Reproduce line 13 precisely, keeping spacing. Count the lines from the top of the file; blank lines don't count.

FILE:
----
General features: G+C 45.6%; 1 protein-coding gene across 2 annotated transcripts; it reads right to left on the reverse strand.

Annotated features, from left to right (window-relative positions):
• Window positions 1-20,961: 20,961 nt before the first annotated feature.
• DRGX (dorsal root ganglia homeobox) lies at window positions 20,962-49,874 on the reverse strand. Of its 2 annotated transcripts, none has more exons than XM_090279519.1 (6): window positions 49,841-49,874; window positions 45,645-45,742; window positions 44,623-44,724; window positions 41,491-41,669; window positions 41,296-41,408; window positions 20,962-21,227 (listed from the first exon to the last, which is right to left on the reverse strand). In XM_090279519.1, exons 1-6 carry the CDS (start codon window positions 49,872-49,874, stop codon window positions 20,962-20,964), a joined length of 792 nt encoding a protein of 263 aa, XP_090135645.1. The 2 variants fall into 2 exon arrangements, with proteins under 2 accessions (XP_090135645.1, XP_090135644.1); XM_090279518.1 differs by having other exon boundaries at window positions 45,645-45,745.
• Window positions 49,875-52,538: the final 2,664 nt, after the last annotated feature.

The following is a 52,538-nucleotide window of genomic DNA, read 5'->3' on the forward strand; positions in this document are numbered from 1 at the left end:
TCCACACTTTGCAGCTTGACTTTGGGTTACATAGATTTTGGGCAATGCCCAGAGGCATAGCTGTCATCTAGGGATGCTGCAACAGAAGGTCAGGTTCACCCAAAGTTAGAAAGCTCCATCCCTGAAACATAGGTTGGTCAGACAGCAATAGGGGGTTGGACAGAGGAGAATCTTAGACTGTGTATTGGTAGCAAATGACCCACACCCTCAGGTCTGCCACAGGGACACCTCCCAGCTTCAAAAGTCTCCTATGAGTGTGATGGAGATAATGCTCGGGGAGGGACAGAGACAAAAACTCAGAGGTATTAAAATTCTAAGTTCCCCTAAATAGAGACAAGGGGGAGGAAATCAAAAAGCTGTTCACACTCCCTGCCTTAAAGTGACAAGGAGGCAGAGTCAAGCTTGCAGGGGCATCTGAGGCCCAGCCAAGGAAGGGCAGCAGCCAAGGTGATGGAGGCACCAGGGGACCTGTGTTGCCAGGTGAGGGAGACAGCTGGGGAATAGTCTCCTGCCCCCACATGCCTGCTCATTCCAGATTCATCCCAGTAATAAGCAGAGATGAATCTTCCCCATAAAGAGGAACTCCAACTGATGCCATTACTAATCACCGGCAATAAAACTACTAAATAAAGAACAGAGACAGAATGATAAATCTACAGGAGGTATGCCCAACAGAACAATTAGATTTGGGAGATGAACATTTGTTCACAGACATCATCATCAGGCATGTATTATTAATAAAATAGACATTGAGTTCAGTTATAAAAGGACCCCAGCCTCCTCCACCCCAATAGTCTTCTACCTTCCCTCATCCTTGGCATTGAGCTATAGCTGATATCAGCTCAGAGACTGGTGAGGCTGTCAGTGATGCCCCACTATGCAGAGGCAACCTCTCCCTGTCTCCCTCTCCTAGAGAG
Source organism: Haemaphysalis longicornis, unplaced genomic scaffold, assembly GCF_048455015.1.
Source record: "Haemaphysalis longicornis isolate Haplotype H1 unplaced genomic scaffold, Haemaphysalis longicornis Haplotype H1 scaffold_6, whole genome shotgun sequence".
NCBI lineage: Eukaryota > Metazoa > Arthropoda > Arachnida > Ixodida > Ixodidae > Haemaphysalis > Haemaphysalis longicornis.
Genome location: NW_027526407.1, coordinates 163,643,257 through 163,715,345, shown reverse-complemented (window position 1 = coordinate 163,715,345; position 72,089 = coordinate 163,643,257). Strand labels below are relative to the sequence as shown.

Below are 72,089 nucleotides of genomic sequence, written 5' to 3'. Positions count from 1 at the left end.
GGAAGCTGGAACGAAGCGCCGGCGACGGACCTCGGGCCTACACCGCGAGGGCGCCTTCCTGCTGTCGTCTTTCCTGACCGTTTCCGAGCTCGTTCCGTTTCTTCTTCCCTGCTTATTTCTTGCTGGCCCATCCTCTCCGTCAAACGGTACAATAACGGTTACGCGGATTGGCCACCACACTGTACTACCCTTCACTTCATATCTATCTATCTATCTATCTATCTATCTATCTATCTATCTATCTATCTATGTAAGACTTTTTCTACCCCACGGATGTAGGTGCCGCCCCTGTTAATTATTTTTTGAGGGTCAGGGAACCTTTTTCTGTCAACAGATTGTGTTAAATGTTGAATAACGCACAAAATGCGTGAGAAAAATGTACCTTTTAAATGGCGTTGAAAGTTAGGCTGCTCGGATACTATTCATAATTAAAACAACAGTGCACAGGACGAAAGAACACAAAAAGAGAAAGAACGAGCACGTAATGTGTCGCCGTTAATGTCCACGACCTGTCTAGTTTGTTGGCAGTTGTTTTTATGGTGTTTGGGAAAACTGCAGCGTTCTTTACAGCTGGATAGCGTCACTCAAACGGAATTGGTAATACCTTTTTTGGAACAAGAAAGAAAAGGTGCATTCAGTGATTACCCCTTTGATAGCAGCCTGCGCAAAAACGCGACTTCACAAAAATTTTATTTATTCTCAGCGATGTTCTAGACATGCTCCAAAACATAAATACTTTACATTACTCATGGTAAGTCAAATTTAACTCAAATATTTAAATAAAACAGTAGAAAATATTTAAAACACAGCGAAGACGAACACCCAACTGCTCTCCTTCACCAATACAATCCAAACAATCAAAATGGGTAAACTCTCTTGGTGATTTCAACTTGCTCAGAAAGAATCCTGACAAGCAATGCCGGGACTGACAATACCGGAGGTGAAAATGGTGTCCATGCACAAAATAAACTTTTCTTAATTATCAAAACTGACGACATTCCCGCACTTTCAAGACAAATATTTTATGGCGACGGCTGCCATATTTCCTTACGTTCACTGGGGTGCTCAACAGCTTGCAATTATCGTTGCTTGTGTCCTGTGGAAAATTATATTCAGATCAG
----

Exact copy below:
GGAAGCTGGAACGAAGCGCCGGCGACGGACCTCGGGCCTACACCGCGAGGGCGCCTTCCTGCTGTCGTCTTTCCTGACCGTTTCCGAGCTCGTTCCGTTTCTTCTTCCCTGCTTATTTCTTGCTGGCCCATCCTCTCCGTCAAACGGTACAATAACGGTTACGCGGATTGGCCACCACACTGTACTACCCTTCACTTCATATCTATCTATCTATCTATCTATCTATCTATCTATCTATCTATCTATCTATGTAAGACTTTTTCTACCCCACGGATGTAGGTGCCGCCCCTGTTAATTATTTTTTGAGGGTCAGGGAACCTTTTTCTGTCAACAGATTGTGTTAAATGTTGAATAACGCACAAAATGCGTGAGAAAAATGTACCTTTTAAATGGCGTTGAAAGTTAGGCTGCTCGGATACTATTCATAATTAAAACAACAGTGCACAGGACGAAAGAACACAAAAAGAGAAAGAACGAGCACGTAATGTGTCGCCGTTAATGTCCACGACCTGTCTAGTTTGTTGGCAGTTGTTTTTATGGTGTTTGGGAAAACTGCAGCGTTCTTTACAGCTGGATAGCGTCACTCAAACGGAATTGGTAATACCTTTTTTGGAACAAGAAAGAAAAGGTGCATTCAGTGATTACCCCTTTGATAGCAGCCTGCGCAAAAACGCGACTTCACAAAAATTTTATTTATTCTCAGCGATGTTCTAGACATGCTCCAAAACATAAATACTTTACATTACTCATGGTAAGTCAAATTTAACTCAAATATTTAAATAAAACAGTAGAAAATATTTAAAACACAGCGAAGACGAACACCCAACTGCTCTCCTTCACCAATACAATCCAAACAATCAAAATGGGTAAACTCTCTTGGTGATTTCAACTTGCTCAGAAAGAATCCTGACAAGCAATGCCGGGACTGACAATACCGGAGGTGAAAATGGTGTCCATGCACAAAATAAACTTTTCTTAATTATCAAAACTGACGACATTCCCGCACTTTCAAGACAAATATTTTATGGCGACGGCTGCCATATTTCCTTACGTTCACTGGGGTGCTCAACAGCTTGCAATTATCGTTGCTTGTGTCCTGTGGAAAATTATATTCAGATCAG